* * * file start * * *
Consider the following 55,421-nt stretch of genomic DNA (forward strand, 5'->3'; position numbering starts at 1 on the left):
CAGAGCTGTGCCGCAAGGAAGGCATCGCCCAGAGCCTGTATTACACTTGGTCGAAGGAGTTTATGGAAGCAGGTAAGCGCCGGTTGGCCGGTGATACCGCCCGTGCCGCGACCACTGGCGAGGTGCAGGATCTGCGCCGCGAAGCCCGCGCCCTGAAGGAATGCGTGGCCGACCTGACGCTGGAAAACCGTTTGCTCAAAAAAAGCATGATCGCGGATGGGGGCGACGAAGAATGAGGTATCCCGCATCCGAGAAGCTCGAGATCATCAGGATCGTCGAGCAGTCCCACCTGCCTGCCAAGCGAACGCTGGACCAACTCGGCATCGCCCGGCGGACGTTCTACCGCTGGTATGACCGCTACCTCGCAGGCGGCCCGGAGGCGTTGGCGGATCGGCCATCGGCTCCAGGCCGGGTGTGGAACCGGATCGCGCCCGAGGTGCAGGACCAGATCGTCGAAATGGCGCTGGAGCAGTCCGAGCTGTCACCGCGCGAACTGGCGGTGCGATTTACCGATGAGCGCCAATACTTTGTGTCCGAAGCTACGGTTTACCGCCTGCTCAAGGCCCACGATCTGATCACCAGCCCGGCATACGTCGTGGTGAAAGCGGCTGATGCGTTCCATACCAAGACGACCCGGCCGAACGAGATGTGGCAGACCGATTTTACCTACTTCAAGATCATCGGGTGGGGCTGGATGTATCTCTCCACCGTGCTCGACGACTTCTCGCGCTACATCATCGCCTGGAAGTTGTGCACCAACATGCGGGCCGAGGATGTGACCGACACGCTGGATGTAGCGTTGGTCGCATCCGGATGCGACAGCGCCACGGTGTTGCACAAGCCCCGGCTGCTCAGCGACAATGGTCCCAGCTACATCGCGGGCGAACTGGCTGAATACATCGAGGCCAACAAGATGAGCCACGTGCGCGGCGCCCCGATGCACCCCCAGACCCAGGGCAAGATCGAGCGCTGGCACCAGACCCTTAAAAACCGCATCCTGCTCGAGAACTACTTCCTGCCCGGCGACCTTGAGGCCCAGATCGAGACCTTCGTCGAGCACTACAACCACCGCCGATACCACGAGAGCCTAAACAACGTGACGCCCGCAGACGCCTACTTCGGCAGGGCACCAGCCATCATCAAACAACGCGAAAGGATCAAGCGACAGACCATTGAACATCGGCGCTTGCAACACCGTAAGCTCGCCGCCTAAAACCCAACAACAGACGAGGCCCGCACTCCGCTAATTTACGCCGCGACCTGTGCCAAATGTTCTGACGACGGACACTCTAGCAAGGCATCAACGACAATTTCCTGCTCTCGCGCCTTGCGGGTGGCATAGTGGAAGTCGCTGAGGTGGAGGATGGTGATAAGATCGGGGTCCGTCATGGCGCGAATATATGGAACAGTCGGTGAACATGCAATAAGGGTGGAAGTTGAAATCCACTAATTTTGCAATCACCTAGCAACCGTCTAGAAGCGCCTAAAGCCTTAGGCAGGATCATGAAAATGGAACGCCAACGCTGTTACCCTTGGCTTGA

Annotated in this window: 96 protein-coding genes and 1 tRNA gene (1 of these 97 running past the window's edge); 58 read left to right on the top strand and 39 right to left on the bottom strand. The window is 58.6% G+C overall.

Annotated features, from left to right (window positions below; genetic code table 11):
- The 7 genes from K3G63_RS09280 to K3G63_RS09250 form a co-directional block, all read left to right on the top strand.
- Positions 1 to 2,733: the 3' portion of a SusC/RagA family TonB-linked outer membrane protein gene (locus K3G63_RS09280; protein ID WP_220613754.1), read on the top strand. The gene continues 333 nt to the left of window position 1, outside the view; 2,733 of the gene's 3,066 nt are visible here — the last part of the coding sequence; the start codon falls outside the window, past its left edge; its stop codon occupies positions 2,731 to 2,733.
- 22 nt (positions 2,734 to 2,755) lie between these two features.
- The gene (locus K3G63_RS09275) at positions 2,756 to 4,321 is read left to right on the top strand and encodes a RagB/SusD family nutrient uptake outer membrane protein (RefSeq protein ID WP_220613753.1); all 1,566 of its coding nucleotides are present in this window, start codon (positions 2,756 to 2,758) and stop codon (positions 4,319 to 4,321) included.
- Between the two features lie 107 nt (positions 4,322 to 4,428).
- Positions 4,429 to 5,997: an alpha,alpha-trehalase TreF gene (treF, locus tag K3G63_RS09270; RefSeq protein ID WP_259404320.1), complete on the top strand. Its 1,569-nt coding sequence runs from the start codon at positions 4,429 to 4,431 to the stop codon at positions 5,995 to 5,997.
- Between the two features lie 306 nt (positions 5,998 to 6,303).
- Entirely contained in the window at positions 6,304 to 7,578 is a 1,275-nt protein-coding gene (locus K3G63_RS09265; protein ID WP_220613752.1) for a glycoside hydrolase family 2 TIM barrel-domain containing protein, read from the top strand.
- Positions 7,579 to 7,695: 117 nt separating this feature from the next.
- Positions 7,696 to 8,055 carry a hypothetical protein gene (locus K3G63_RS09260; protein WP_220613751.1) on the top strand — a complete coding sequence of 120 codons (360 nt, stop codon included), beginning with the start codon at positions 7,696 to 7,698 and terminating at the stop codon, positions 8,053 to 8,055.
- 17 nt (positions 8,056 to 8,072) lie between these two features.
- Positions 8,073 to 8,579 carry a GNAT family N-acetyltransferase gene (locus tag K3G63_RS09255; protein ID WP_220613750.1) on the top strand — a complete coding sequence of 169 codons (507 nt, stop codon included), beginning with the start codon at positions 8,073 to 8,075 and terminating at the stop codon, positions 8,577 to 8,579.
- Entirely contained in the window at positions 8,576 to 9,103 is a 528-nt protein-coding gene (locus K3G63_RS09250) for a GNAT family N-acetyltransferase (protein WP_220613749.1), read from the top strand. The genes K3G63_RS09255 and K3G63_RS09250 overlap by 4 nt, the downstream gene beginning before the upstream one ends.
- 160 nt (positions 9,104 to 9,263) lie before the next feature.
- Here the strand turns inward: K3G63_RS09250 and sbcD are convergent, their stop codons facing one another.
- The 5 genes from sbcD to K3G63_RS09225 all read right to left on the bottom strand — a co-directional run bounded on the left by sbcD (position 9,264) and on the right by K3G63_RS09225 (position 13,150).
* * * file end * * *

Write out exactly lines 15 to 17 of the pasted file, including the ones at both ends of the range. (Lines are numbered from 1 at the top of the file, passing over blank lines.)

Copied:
- 17 nt (positions 8,056 to 8,072) lie between these two features.
- Positions 8,073 to 8,579 carry a GNAT family N-acetyltransferase gene (locus tag K3G63_RS09255; protein ID WP_220613750.1) on the top strand — a complete coding sequence of 169 codons (507 nt, stop codon included), beginning with the start codon at positions 8,073 to 8,075 and terminating at the stop codon, positions 8,577 to 8,579.
- Entirely contained in the window at positions 8,576 to 9,103 is a 528-nt protein-coding gene (locus K3G63_RS09250) for a GNAT family N-acetyltransferase (protein WP_220613749.1), read from the top strand. The genes K3G63_RS09255 and K3G63_RS09250 overlap by 4 nt, the downstream gene beginning before the upstream one ends.